This content contains affiliate links to Bookshop.org. When you buy through these links, I may earn an affiliate commission.
May 25th is World Otter Day this year. The day was set up by the International Otter Survival Fund to celebrate the 13 species of otter found around the world and to raise awareness about the threats they face. It is celebrated every year on the last Wednesday in May.
Why Are Otters Important?
Otters are important because they are key indicator species for the health of an ecosystem. They are very sensitive to pollution. If a water system is in poor condition, you will not find otters there even if it would otherwise be suitable habitat.
Some species, such as North America’s sea otters and South America’s giant otters, are also ‘keystone species’. Keystone species are those that are essential to the balance of life within an ecosystem. If sea otters decline, numbers of their sea urchin prey increase. These then overgraze kelp forests leading to an underwater wasteland. Fish and mussels rely on kelp forests, and kelp is also an important carbon absorber. Giant otters likewise keep prey species numbers in balance in the river systems of South America.
Otters in the UK
Water quality, pollution and persecution meant that in the UK, Eurasian otter numbers were in massive decline until the 1990s. In England, until that time, they were only found in the extreme north and west of the country. Legal protection, combined with a cut in the levels of harmful pesticides entering river systems means they have bounced back to the point they are now present in every county in England. They are also widespread across Wales and Scotland.
In England and Wales, otters tend to be predominantly nocturnal and very shy. They are also largely river dwellers. In Scotland, even though they are the same species, they often behave differently, especially in the Hebrides, Orkney and Shetland. Here they are much more coastal, although they still rely on fresh water to wash and keep in good condition. Hunting will depend much more on the state of the tide than time of day. They will often be seen in broad daylight, with the best time to see them the two hours either side of low tide.
I have lived in Scotland for the last five years and have been lucky enough to have some incredible sightings of otters. Otters regularly visited the centre of Inverness while I lived there. I now live in Shetland which has the densest population of otters in Europe!
Threats to Otters
Worldwide, 12 of the 13 otter species are declining, with 5 species classed as endangered. This is due to a number of factors including habitat destruction, road kills and loss of prey species. In Asia, there is also an illegal trade in fur and live animals for the pet industry.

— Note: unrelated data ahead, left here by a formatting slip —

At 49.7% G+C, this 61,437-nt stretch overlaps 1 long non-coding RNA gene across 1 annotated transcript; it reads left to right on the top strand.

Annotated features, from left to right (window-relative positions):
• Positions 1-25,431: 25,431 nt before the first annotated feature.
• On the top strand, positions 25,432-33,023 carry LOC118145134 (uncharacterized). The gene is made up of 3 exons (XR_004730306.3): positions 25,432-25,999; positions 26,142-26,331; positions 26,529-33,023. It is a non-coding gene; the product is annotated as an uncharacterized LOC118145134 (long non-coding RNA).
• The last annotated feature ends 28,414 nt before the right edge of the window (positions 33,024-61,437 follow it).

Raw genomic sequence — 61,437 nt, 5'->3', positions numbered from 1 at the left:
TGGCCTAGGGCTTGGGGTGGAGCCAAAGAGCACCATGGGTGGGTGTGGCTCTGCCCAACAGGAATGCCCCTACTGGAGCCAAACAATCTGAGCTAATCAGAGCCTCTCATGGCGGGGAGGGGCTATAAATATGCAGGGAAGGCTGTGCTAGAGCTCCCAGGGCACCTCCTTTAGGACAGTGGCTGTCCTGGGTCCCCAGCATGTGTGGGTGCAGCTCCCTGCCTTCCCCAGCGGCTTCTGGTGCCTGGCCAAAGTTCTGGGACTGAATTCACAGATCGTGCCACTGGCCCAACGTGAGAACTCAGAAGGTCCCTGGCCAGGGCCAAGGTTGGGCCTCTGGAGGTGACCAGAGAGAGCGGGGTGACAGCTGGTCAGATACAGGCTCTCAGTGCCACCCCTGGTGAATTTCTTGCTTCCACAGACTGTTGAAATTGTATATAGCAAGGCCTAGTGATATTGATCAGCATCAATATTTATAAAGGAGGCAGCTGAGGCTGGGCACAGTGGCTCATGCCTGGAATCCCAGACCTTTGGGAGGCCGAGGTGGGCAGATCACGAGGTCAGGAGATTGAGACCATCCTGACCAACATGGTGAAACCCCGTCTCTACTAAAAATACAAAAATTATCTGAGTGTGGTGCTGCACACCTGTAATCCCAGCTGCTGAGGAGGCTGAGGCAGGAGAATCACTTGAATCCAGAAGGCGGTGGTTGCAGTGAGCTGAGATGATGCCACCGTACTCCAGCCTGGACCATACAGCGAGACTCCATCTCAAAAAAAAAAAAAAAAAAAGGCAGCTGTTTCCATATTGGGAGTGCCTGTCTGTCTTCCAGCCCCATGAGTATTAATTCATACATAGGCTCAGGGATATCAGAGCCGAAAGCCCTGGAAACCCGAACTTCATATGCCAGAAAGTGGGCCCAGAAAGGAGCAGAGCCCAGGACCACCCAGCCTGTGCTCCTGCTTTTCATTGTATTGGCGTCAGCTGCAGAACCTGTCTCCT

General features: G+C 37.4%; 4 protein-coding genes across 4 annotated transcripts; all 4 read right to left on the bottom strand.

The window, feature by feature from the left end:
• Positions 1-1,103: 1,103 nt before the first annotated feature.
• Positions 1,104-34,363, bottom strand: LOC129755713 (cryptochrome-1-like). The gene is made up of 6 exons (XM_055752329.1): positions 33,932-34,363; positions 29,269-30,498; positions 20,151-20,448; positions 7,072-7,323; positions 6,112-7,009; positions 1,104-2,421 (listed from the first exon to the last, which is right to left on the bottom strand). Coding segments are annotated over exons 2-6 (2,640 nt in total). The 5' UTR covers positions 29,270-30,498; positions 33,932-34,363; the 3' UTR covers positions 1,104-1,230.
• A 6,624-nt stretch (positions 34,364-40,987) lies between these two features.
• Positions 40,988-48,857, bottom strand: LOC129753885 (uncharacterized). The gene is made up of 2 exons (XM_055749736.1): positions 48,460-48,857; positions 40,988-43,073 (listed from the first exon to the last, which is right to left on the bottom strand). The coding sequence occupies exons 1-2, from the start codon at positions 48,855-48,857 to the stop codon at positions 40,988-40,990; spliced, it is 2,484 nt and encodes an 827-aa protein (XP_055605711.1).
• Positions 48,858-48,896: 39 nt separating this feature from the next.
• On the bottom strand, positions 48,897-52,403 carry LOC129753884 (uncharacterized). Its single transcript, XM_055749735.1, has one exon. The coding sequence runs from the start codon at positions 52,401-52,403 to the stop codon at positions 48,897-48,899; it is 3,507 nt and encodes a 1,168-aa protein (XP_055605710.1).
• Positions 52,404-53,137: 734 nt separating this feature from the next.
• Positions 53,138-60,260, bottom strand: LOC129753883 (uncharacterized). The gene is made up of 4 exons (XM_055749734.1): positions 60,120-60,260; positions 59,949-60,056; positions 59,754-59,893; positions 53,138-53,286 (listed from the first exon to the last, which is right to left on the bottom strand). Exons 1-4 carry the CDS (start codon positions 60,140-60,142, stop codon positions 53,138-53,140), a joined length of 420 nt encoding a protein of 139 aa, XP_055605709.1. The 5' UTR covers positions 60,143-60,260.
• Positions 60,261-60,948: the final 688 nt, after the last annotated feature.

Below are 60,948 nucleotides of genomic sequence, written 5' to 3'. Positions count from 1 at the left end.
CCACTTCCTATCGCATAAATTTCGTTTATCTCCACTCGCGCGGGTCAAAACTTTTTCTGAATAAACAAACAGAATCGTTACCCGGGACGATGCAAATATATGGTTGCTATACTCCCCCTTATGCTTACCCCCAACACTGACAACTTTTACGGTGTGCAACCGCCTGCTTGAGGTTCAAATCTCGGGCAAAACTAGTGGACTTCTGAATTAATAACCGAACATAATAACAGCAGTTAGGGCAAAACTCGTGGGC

In the UK, despite the gains of the last 30 years, we also need to be on our guard. Otters are frequently killed on the roads as they are very mobile over large areas. Ever-increasing car numbers means this threat will only get worse. There is also concern that we are going backwards in terms of improvements in water quality. Water companies face very little scrutiny or consequences for pollution events. Monitoring in England is underfunded and outdated with enforcement of regulations low. And declines in otter occupied territories have already been recorded in some areas of Wales, although the reasons are unclear.
World Otter Day 2022
This means that World Otter Day this year is more important than ever to raise awareness of the issues threatening otters around the world. Events are taking place across the globe, from otter walks on Mull to educational events in Uganda. Full details can be found on the IOSF website. They are also hosting a series of webinars on May 25th, with a morning session focusing on Eurasian otters. The evening session looks at otters from further afield.
Even if you aren’t able to see otters where you live, show otters your support and get involved in World Otter Day!
Gavin Maxwell was a complicated character and I have to admit I have mixed feelings about him. He is most famous for The Ring of Bright Water, his account of raising a young smooth-coated otter he brought from the marshes of Iraq to Sandaig, near Skye.
Over a calendar year, Miriam Darlington travelled around the UK in search of otters and describes her journey in Otter Country. She learns how to track otters and meets various experts along with Maxwell’s heir.
Part of the RSPB’s spotlight series, Otters by Nicola Chester is the perfect introduction to Eurasian otters. The book covers all aspects of their lives and behaviour and gives information on how to see them in the wild.